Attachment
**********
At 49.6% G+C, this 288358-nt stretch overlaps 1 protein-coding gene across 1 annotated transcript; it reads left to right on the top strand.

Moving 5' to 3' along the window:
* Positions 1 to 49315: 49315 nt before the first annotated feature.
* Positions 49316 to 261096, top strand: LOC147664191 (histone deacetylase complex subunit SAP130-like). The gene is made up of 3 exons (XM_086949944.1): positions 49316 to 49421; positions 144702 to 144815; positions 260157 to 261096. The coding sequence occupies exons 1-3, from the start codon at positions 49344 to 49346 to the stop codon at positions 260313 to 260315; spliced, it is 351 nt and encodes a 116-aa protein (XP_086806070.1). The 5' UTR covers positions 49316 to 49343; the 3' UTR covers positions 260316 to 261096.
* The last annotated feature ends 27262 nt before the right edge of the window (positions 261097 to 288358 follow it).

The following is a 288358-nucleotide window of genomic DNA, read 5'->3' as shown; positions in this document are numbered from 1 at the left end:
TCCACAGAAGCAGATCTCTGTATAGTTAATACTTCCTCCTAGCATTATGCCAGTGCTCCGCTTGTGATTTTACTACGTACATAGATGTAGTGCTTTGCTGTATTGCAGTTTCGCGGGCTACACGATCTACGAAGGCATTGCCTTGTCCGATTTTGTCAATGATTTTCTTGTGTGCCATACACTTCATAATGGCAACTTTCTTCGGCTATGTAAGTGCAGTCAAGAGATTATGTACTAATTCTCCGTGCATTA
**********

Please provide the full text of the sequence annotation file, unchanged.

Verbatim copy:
At 49.6% G+C, this 288358-nt stretch overlaps 1 protein-coding gene across 1 annotated transcript; it reads left to right on the top strand.

Moving 5' to 3' along the window:
* Positions 1 to 49315: 49315 nt before the first annotated feature.
* Positions 49316 to 261096, top strand: LOC147664191 (histone deacetylase complex subunit SAP130-like). The gene is made up of 3 exons (XM_086949944.1): positions 49316 to 49421; positions 144702 to 144815; positions 260157 to 261096. The coding sequence occupies exons 1-3, from the start codon at positions 49344 to 49346 to the stop codon at positions 260313 to 260315; spliced, it is 351 nt and encodes a 116-aa protein (XP_086806070.1). The 5' UTR covers positions 49316 to 49343; the 3' UTR covers positions 260316 to 261096.
* The last annotated feature ends 27262 nt before the right edge of the window (positions 261097 to 288358 follow it).

The following is a 288358-nucleotide window of genomic DNA, read 5'->3' as shown; positions in this document are numbered from 1 at the left end:
TCCACAGAAGCAGATCTCTGTATAGTTAATACTTCCTCCTAGCATTATGCCAGTGCTCCGCTTGTGATTTTACTACGTACATAGATGTAGTGCTTTGCTGTATTGCAGTTTCGCGGGCTACACGATCTACGAAGGCATTGCCTTGTCCGATTTTGTCAATGATTTTCTTGTGTGCCATACACTTCATAATGGCAACTTTCTTCGGCTATGTAAGTGCAGTCAAGAGATTATGTACTAATTCTCCGTGCATTA